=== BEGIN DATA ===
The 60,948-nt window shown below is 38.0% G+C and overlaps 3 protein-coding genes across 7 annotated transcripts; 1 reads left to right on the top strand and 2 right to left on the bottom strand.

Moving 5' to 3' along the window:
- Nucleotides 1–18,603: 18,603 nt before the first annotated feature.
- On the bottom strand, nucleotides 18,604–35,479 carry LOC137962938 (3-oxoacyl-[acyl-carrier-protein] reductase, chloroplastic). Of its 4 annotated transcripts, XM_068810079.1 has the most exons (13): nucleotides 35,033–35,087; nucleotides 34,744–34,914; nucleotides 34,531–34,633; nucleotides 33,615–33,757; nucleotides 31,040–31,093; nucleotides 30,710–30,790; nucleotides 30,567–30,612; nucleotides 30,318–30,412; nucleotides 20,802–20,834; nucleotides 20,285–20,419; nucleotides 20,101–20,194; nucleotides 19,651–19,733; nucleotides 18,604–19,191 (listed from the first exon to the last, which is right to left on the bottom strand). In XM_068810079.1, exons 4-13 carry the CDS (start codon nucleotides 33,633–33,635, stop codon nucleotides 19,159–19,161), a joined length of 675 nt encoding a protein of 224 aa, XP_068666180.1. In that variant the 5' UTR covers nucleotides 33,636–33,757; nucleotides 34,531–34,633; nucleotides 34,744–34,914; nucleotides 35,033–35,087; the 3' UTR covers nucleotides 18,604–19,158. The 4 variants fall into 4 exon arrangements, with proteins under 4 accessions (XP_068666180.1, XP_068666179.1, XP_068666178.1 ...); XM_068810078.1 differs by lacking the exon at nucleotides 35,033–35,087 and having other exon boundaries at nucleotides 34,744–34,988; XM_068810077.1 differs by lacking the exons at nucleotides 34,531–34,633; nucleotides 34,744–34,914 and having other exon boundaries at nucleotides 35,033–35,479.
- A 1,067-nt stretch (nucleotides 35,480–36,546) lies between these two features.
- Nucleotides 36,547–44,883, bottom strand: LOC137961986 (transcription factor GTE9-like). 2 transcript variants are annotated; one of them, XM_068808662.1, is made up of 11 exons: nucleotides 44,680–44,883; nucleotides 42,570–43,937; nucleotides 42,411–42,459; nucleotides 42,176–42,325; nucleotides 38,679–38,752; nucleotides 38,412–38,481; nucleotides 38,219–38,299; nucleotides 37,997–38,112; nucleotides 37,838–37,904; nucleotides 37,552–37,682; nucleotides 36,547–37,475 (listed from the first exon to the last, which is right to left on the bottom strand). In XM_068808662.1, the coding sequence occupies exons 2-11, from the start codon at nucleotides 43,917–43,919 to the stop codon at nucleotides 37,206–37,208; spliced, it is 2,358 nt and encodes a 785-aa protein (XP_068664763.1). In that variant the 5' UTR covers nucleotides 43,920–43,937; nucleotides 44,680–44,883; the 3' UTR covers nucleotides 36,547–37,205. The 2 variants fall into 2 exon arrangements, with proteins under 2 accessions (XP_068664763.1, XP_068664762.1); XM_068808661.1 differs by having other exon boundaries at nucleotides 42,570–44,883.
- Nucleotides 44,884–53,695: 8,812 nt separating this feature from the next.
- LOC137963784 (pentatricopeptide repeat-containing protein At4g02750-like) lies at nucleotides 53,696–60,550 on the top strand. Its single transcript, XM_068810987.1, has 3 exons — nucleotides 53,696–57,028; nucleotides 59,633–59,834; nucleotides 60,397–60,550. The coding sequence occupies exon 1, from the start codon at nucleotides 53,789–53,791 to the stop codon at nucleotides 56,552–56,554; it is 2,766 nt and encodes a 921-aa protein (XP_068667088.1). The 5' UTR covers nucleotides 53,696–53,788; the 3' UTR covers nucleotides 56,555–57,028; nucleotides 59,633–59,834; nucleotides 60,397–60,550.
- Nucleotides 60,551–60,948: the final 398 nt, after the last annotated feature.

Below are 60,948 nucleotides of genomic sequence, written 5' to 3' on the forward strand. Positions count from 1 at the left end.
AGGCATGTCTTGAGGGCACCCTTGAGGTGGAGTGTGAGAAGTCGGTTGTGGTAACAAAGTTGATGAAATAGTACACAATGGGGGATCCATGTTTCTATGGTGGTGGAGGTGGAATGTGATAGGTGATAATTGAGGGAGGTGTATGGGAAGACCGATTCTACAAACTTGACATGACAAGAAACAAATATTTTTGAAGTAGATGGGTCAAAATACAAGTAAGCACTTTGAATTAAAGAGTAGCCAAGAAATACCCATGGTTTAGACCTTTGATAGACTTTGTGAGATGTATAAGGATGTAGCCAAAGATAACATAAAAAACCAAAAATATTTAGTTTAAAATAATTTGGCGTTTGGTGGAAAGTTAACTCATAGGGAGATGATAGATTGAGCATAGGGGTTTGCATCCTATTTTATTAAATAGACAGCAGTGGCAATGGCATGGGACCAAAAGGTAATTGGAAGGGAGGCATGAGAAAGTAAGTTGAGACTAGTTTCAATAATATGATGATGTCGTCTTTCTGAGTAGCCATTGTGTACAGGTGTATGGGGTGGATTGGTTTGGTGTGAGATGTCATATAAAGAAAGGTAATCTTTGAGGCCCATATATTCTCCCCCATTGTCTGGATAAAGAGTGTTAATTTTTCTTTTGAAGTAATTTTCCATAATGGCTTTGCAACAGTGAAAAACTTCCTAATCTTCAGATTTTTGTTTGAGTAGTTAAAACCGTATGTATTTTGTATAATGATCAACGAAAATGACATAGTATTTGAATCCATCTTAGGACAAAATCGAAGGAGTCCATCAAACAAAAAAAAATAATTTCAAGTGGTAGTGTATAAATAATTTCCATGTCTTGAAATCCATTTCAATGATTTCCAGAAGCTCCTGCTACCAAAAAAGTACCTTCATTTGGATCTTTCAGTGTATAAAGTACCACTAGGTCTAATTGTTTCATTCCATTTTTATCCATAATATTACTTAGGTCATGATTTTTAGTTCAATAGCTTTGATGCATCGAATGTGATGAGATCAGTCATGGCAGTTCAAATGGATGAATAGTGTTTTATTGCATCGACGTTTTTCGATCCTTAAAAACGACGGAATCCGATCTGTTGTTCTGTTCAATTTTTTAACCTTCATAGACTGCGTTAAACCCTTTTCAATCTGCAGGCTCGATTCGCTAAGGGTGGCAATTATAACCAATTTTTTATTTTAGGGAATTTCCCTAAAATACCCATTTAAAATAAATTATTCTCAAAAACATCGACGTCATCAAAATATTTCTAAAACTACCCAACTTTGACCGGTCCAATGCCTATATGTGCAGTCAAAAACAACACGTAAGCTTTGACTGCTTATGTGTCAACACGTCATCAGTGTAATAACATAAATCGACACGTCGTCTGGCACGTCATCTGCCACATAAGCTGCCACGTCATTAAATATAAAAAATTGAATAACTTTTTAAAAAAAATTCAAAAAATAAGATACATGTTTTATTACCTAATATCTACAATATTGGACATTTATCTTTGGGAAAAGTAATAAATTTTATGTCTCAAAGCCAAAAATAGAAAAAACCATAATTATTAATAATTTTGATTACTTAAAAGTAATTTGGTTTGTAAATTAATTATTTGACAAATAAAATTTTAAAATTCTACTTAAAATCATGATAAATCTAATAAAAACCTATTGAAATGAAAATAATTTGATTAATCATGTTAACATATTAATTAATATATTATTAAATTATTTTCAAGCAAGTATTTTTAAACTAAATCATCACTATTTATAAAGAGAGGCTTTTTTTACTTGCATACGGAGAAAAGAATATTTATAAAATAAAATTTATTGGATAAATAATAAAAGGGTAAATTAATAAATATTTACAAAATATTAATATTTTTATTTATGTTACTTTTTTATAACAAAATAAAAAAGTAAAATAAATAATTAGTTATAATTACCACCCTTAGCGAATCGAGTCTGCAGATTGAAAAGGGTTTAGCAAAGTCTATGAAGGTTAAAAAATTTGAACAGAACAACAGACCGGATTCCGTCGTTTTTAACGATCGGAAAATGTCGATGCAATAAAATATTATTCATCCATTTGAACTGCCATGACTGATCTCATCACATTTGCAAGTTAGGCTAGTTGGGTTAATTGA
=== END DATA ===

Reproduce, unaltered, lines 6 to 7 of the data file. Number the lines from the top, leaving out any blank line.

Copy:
- Nucleotides 36,547–44,883, bottom strand: LOC137961986 (transcription factor GTE9-like). 2 transcript variants are annotated; one of them, XM_068808662.1, is made up of 11 exons: nucleotides 44,680–44,883; nucleotides 42,570–43,937; nucleotides 42,411–42,459; nucleotides 42,176–42,325; nucleotides 38,679–38,752; nucleotides 38,412–38,481; nucleotides 38,219–38,299; nucleotides 37,997–38,112; nucleotides 37,838–37,904; nucleotides 37,552–37,682; nucleotides 36,547–37,475 (listed from the first exon to the last, which is right to left on the bottom strand). In XM_068808662.1, the coding sequence occupies exons 2-11, from the start codon at nucleotides 43,917–43,919 to the stop codon at nucleotides 37,206–37,208; spliced, it is 2,358 nt and encodes a 785-aa protein (XP_068664763.1). In that variant the 5' UTR covers nucleotides 43,920–43,937; nucleotides 44,680–44,883; the 3' UTR covers nucleotides 36,547–37,205. The 2 variants fall into 2 exon arrangements, with proteins under 2 accessions (XP_068664763.1, XP_068664762.1); XM_068808661.1 differs by having other exon boundaries at nucleotides 42,570–44,883.
- Nucleotides 44,884–53,695: 8,812 nt separating this feature from the next.